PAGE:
A strange, subtle, and haunting novel.

Pub Date: March 24, 2020

ISBN: 978-0-525-52114-3

Page Count: 320

Publisher: Knopf

Review Posted Online: Nov. 25, 2019

Kirkus Reviews Issue: Dec. 15, 2019

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Fierce, poetic, uncompromising.

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THE CITY WE BECAME

This extremely urban fantasy, a love/hate song to and rallying cry for the author’s home of New York, expands her story “The City, Born Great” (from How Long ’Til Black Future Month, 2018).

When a great city reaches the point when it's ready to come to life, it chooses a human avatar, who guides the city through its birthing and contends with an extradimensional Enemy who seeks to strike at this vulnerable moment. Now, it is New York City’s time to be born, but its avatar is too weakened by the battle to complete the process. So each of the individual boroughs instantiates its own avatar to continue the fight. Manhattan is a multiracial grad student new to the city with a secret violent past that he can no longer quite remember; Brooklyn is an African American rap star–turned–lawyer and city councilwoman; Queens is an Indian math whiz here on a visa; the Bronx is a tough Lenape woman who runs a nonprofit art center; and Staten Island is a frightened and insular Irish American woman who wants nothing to do with the other four. Can these boroughs successfully awaken and heal their primary avatar and repel the invading white tentacles of the Enemy? The novel is a bold calling out of the racial tensions dividing not only New York City, but the U.S. as a whole; it underscores that people of color are an integral part of the city’s tapestry even if some white people prefer to treat them as interlopers. It's no accident that the only white avatar is the racist woman representing Staten Island, nor that the Enemy appears as a Woman in White who employs the forces of racism and gentrification in her invasion; her true self is openly inspired by the tropes of the xenophobic author H.P. Lovecraft. Although the story is a fantasy, many aspects of the plot draw on contemporary incidents. In the real world, white people don’t need a nudge from an eldritch abomination to call down a violent police reaction on people of color innocently conducting their daily lives, and just as in the book, third parties are fraudulently transferring property deeds from African American homeowners in Brooklyn, and gentrification forces out the people who made the neighborhood attractive in the first place. In the face of these behaviors, whataboutism, #BothSides, and #NotAllWhitePeople are feeble arguments.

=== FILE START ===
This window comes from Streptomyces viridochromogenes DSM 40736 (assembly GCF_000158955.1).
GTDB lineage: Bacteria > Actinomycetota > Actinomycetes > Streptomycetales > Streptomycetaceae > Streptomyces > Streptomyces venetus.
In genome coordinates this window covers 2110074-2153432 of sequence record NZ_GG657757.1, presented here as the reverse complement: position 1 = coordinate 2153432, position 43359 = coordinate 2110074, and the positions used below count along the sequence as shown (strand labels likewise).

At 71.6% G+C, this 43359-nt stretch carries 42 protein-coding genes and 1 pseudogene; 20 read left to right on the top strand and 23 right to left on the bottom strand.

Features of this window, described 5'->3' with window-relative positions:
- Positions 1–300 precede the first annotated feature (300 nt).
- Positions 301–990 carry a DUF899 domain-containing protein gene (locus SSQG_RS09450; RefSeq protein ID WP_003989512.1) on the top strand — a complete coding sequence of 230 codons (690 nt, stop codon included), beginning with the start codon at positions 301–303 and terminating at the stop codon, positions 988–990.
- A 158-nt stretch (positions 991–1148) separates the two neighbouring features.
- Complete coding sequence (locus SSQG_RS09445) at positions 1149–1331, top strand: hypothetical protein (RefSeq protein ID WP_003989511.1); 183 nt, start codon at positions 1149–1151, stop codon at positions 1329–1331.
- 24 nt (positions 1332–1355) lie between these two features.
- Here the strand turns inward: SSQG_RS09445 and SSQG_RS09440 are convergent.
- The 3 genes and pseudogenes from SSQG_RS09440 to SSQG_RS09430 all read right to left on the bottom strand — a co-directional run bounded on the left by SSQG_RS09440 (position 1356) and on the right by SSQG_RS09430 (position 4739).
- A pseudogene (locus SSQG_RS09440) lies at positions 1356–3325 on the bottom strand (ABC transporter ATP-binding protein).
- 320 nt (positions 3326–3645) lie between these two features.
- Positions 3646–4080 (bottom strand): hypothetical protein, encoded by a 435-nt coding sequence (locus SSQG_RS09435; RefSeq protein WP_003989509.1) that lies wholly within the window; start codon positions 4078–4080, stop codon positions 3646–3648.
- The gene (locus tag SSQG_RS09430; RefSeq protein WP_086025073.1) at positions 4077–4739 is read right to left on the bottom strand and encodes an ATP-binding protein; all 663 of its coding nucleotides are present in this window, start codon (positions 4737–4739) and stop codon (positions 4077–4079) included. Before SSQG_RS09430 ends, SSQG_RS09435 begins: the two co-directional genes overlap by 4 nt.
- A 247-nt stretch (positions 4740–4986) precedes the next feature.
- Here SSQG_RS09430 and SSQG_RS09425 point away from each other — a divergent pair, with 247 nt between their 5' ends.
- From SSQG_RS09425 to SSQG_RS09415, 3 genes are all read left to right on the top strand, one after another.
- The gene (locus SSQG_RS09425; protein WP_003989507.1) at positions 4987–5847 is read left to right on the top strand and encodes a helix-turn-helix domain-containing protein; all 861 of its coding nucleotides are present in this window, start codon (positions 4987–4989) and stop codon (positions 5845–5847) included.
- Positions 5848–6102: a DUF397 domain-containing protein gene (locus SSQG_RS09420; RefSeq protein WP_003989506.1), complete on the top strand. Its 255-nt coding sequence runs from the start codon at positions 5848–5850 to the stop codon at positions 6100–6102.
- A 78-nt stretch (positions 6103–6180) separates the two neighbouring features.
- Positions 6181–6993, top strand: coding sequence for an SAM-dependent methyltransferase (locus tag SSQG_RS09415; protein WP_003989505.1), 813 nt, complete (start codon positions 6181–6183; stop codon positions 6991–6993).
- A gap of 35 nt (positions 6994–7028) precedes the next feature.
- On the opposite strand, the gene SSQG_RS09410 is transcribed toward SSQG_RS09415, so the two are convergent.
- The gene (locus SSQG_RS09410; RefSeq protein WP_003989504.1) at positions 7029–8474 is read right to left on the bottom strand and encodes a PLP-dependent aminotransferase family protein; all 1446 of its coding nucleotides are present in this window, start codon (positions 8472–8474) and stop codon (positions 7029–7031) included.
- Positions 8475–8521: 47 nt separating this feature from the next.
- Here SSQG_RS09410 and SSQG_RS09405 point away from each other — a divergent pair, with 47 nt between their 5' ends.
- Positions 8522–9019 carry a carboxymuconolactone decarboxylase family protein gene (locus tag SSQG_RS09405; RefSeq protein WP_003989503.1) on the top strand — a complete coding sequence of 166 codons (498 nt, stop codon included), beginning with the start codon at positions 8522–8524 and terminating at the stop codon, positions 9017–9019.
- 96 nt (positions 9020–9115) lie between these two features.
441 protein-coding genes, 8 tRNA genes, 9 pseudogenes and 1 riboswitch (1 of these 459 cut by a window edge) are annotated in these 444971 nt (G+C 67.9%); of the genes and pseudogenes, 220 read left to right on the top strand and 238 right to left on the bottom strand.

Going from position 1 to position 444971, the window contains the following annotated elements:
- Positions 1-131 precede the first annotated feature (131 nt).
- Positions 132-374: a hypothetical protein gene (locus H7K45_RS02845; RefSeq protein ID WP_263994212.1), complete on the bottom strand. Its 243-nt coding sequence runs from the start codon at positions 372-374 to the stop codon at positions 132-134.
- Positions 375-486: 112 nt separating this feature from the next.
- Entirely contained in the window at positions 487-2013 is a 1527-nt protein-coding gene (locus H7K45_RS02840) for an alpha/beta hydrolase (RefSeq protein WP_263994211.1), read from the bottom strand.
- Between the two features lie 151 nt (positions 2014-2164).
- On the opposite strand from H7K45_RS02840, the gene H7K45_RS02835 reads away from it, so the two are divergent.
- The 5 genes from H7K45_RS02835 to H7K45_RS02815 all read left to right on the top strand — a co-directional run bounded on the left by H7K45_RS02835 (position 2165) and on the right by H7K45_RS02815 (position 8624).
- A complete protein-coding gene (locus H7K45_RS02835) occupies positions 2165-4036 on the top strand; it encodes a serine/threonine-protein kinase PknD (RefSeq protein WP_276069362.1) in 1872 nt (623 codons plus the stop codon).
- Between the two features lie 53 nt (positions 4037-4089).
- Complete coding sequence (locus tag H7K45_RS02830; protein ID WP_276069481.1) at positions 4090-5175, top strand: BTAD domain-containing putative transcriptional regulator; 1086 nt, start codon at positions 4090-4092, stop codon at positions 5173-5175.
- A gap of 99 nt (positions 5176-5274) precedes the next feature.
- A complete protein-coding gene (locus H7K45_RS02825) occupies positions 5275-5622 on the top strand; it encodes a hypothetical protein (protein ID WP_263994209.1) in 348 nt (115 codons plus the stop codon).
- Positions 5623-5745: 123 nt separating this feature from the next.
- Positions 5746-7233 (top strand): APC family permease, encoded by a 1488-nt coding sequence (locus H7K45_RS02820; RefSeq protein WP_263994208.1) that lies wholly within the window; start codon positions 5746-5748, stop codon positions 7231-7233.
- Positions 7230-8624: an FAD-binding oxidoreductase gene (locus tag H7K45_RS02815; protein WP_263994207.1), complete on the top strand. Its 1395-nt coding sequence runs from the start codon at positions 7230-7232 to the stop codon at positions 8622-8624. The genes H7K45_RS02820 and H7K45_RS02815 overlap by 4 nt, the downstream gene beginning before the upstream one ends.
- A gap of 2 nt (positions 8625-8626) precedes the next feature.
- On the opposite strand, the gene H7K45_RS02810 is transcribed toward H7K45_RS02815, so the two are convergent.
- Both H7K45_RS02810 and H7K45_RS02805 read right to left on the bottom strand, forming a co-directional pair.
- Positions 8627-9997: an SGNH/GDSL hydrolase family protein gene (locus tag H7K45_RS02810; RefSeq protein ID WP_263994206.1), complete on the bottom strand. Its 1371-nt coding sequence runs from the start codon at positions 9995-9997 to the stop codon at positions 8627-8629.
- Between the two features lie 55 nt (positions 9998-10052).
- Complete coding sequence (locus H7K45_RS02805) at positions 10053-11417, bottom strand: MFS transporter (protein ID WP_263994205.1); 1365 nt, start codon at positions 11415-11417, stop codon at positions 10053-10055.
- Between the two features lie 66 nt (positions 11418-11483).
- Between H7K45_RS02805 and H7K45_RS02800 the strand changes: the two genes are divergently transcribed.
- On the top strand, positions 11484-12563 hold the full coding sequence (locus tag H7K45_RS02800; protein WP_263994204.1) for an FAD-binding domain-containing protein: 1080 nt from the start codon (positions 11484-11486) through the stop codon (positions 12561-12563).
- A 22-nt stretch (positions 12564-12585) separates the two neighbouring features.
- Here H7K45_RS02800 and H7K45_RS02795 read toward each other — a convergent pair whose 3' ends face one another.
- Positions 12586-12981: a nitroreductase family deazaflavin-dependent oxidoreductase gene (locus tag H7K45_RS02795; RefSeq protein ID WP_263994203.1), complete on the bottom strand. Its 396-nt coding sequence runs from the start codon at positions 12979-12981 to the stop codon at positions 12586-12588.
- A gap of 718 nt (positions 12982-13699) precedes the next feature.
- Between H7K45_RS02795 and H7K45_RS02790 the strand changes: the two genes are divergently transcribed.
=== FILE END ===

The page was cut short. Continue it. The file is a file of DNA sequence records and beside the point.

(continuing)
Fierce, poetic, uncompromising.

Pub Date: March 24, 2020

ISBN: 978-0-316-50984-8

Page Count: 448

Publisher: Orbit

Review Posted Online: Nov. 25, 2019

Kirkus Reviews Issue: Dec. 15, 2019